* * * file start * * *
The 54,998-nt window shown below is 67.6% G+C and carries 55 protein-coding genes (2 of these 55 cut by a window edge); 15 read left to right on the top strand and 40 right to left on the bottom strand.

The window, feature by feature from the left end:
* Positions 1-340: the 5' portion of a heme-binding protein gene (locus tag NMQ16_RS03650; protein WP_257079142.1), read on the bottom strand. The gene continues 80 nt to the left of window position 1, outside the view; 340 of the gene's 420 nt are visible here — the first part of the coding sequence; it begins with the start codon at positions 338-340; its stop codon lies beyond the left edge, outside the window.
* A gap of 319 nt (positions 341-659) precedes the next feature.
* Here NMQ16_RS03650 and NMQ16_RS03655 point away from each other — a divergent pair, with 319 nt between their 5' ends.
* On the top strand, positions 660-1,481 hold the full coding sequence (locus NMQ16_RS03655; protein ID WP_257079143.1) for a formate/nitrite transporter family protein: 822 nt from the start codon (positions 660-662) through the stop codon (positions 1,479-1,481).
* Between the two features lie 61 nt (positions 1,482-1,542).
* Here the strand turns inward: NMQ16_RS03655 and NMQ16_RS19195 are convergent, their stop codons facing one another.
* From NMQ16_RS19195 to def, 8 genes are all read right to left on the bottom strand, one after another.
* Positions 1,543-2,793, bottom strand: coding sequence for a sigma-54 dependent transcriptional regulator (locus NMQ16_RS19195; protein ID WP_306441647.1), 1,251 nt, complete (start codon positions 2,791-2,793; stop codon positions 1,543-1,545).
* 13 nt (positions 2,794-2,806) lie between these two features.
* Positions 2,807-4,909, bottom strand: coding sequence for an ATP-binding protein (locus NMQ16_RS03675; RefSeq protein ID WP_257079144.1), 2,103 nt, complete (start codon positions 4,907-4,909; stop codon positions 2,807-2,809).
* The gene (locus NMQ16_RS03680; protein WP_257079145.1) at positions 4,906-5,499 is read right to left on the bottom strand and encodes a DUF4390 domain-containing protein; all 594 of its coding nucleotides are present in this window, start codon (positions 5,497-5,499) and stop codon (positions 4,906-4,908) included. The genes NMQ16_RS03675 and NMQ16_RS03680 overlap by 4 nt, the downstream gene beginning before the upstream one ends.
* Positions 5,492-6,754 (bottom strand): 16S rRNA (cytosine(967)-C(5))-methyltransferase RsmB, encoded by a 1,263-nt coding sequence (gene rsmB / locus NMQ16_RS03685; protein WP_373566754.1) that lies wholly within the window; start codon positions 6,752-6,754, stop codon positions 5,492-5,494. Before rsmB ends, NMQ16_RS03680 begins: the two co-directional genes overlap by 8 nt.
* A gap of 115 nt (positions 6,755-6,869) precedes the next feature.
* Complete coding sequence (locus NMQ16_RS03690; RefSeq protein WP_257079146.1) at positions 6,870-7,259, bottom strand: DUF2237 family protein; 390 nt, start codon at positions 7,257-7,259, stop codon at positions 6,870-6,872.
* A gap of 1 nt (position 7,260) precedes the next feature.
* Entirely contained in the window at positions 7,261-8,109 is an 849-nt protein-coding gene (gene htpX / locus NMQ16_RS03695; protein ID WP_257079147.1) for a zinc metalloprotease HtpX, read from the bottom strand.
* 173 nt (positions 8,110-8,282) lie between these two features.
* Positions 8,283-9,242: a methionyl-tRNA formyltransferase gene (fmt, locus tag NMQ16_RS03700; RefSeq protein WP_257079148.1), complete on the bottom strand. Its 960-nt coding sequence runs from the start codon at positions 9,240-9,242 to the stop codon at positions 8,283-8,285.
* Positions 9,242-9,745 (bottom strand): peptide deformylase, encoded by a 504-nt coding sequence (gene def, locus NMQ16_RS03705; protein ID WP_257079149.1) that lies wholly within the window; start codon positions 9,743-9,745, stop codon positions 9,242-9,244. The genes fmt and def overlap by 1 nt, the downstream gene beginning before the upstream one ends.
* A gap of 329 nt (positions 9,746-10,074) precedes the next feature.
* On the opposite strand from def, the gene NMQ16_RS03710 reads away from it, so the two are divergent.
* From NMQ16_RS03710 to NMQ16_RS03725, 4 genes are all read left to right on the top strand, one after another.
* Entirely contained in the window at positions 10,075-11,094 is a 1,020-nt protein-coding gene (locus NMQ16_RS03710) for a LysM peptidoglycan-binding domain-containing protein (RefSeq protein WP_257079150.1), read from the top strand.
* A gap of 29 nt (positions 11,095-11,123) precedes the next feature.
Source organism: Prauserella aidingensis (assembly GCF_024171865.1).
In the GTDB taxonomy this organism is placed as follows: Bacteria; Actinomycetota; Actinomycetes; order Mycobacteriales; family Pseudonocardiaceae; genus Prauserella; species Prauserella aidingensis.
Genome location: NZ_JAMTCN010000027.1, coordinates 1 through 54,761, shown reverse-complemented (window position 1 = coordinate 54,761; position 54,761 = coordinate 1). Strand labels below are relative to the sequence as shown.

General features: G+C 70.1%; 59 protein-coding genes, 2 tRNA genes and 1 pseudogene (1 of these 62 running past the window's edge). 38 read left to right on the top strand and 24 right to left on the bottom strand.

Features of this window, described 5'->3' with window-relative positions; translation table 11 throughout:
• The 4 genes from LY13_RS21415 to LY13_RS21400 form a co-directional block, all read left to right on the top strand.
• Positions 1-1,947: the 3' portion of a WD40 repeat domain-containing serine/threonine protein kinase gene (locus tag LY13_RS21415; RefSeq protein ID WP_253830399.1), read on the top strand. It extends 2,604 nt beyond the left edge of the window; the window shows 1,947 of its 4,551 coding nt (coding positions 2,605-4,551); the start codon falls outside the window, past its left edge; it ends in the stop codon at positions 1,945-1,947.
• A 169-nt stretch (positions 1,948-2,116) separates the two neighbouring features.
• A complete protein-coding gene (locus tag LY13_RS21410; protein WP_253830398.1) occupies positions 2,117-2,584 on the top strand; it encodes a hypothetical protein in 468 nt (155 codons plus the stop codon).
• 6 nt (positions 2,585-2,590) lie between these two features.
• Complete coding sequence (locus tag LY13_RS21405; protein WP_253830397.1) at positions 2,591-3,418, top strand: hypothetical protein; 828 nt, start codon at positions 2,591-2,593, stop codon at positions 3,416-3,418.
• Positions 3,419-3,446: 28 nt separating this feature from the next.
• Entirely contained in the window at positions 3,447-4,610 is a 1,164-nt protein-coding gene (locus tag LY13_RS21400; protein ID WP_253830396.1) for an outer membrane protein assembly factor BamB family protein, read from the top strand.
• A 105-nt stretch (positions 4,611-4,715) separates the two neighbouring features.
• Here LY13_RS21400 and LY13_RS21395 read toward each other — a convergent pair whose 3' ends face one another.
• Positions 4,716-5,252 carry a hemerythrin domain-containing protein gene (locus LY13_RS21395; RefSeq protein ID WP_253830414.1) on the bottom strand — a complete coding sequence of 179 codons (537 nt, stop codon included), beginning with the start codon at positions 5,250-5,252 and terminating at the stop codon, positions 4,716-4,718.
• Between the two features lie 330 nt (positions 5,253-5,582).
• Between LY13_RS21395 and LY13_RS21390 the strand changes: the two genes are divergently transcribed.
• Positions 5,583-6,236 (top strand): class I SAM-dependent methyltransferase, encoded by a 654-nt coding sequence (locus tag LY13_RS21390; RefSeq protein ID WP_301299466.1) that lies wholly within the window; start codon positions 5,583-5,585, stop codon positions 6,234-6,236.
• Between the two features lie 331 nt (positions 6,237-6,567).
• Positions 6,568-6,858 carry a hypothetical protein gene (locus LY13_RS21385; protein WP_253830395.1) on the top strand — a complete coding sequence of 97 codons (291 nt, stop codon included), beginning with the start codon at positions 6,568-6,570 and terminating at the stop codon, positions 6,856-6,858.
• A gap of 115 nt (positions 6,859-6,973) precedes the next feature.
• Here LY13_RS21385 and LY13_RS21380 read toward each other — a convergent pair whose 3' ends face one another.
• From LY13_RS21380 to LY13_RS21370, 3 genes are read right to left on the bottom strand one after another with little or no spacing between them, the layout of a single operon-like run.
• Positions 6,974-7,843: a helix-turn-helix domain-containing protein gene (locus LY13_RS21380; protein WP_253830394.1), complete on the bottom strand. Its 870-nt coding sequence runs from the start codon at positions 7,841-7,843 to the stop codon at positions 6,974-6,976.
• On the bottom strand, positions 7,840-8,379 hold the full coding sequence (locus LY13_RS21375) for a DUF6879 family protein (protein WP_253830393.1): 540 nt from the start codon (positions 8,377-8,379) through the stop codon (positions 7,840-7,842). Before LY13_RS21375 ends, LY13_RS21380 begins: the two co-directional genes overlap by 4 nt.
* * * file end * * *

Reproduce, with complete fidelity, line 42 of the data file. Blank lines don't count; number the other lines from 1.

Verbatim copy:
• Positions 4,716-5,252 carry a hemerythrin domain-containing protein gene (locus LY13_RS21395; RefSeq protein ID WP_253830414.1) on the bottom strand — a complete coding sequence of 179 codons (537 nt, stop codon included), beginning with the start codon at positions 5,250-5,252 and terminating at the stop codon, positions 4,716-4,718.